Design, Photography, & Fashion

Working With a Team

Frank Gehry

Lesson time 8:28 min

If you're thinking of hiring a partner, or working for one, listen to these best practices Frank has honed over the years. The key? It starts with respect.

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Frank Gehry
Teaches Design and Architecture
In 17 lessons, Frank teaches his unconventional philosophy on architecture, design, and art.
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When I started in practice, I couldn't afford a very big team. I was doing a little bit of teaching. And I met a young guy, Pawel Lewicki. And he came to visit and started working with me. And, you know, a few people fell in. Like, we had three or four. And it was a small team, so we were very friendly. We went to lunch together, and dinner, and talked a lot, and complained about everybody. And we built little buildings, and houses, and things. At that point, I had in mind that if somebody stayed with the office more than five years, they would become contaminated and would have a hard time regaining their own voice. This was my fantasy. And so I kicked them out at five years. I said, if you stay longer here, you're damaged goods. So you've got to get out and find your own way. And we did that to a lot of people. And they did go the wrong way. So over the years, I guess I've created a personal rut, I might call it, of how I work, that's kind of comfortable. We built kind of a group of talented young people around us, who I'm used to working with, usually with three, four, or five years before they go off to make their own way. So now it's different than then. So now the office has gotten bigger. It took a long time to do it, but we developed a highly skilled technical staff that can really deliver buildings on time, on budget, and without flaws, without leaking, without all that stuff. In the early days, you couldn't have that team. People with that kind of expertise were working in big offices. They weren't risking their lives, their families livelihood, and so on by coming to work with weirdos. So it was hard to get high-powered technical people to work. It's not just going to the computer, and creating a form, and then building a 3D model of it, and building it, and walking away. Now a lot of people do that now. Because of the computer, you can fool yourself that you can do it maybe. But I think in the end, you need to build this incredible staff that knows how to put things together and can pass muster in the field in foreign countries. Like we're doing a project in London, and my people are over there constantly meeting with the clients and developing curtain wall and construction techniques with them. That ain't easy. You need really skilled and experienced people to do that. And so I think you start slowly, but you've got to focus on that as a value from the beginning. I love to know the people. They become friends. I'm interested in their development as well, watching them grow and see if there's an opportunity to help them build. Because that helps the whole team, when they can rise to the occasion. When I'm in the studio with them, I'm not the big boss and telling them what I'm-- we're pretty friendly and talk pretty openly about what we're doing and what we're trying to do. I love it wh...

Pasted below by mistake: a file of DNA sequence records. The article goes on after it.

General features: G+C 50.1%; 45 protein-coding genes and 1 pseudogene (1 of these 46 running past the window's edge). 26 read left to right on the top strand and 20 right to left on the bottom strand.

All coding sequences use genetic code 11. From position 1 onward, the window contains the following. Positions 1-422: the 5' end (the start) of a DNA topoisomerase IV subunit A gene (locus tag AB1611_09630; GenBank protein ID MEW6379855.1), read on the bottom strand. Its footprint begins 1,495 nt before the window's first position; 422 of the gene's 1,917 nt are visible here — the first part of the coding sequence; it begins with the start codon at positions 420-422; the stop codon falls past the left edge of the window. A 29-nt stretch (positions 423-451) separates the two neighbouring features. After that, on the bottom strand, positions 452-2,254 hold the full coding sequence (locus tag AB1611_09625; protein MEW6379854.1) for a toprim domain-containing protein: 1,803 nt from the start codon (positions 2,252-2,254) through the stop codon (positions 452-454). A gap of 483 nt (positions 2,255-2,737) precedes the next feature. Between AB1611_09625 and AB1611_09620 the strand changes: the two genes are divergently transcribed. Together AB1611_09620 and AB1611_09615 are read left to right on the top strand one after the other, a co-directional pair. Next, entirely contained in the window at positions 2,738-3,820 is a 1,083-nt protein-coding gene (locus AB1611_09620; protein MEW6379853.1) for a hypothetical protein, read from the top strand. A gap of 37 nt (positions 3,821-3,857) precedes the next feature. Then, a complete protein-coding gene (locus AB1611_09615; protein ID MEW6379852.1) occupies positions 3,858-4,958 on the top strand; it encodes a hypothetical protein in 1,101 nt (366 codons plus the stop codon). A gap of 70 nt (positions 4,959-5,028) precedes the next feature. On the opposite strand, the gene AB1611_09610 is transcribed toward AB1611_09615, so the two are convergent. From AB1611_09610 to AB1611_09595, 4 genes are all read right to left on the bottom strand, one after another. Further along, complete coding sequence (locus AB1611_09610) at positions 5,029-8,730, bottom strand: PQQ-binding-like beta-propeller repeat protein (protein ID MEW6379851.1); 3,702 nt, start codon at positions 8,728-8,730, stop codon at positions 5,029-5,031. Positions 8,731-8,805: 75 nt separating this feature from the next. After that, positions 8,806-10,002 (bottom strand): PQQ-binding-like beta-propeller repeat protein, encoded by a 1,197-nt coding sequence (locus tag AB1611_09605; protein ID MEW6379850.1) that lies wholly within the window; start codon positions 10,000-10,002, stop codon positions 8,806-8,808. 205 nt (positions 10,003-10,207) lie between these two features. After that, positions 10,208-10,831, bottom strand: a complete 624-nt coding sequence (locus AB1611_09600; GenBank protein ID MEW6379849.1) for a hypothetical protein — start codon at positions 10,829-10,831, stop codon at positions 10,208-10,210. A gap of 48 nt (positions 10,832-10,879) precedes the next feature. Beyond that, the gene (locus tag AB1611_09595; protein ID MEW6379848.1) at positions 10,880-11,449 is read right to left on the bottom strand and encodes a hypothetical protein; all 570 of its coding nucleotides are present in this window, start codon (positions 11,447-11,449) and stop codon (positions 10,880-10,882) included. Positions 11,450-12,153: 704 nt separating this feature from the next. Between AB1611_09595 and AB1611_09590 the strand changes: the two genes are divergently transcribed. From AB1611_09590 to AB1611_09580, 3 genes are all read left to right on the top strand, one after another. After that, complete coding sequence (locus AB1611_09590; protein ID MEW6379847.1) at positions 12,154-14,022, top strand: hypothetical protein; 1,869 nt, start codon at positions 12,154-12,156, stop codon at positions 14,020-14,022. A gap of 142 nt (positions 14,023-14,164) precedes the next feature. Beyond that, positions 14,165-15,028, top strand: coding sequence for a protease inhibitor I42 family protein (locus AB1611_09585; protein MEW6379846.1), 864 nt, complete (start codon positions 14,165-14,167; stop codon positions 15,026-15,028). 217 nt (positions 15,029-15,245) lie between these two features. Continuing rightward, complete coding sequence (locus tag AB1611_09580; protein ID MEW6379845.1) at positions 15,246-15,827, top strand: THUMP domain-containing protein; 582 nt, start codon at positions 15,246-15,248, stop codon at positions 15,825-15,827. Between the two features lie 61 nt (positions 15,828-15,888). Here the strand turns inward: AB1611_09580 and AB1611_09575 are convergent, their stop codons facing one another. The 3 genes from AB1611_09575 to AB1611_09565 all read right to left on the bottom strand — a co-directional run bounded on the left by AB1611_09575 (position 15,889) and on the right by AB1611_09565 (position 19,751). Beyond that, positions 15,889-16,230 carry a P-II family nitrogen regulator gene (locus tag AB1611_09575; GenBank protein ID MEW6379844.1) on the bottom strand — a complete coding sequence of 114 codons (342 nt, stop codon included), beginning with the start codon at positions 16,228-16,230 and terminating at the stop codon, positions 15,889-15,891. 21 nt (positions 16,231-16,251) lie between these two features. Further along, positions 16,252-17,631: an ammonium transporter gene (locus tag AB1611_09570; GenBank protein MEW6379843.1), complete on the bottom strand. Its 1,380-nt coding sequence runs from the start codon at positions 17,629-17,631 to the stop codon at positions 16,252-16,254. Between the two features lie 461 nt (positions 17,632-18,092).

Create the extraordinary

At 19 years old, Frank Gehry was a truck driver taking sculpture classes at night school. His vision for what architecture could accomplish went on to reshape our cities’ skylines and the imaginations of artists and designers around the world. In his online architecture class, this master builder invites you into his never-before-seen model archive for a look into his creative process.



Reviews

4.7
Students give MasterClass an average rating of 4.7 out of 5 stars.

I hang on every word. So happy to have found this Masterclass with Frank Gehry!

This class helped me to realized about how I am thinking. It's really interesting that many Gehry's notes are transferable to other fields (like marketing where I'm working). I also discovered that I should more studying art, because it can be very inspiring for architects.

This masterclass was truly inspiring. I am not an architect. I took it because I was fascinated with the way Frank gehry´s mind works when he is creating. For me, as a writer and filmmaker it was very thought provoking. Arts nurture other art forms, so I think we must look at the different ways of human expression and how they interact with each other. Great course.

The mentioning of dificulties and psychological aspects was very comforting, as I no longer feel being the only one struggling with these aspects of the work. And I am grateful to know that there is someone else trying to work ethically and for the benefit of all. I no longer feel being the only "alien".


Comments

PJ

great course, thank you Frank, i really enjoyed it. like the fact you pay your interns. cannot believe how many companies take advantage of that, especially in the film business. you are a man of integrity.

Suchada

It would be nice to be empowered and encouraged to participate in all company projects, I hope to be treated that way too.

Mia S.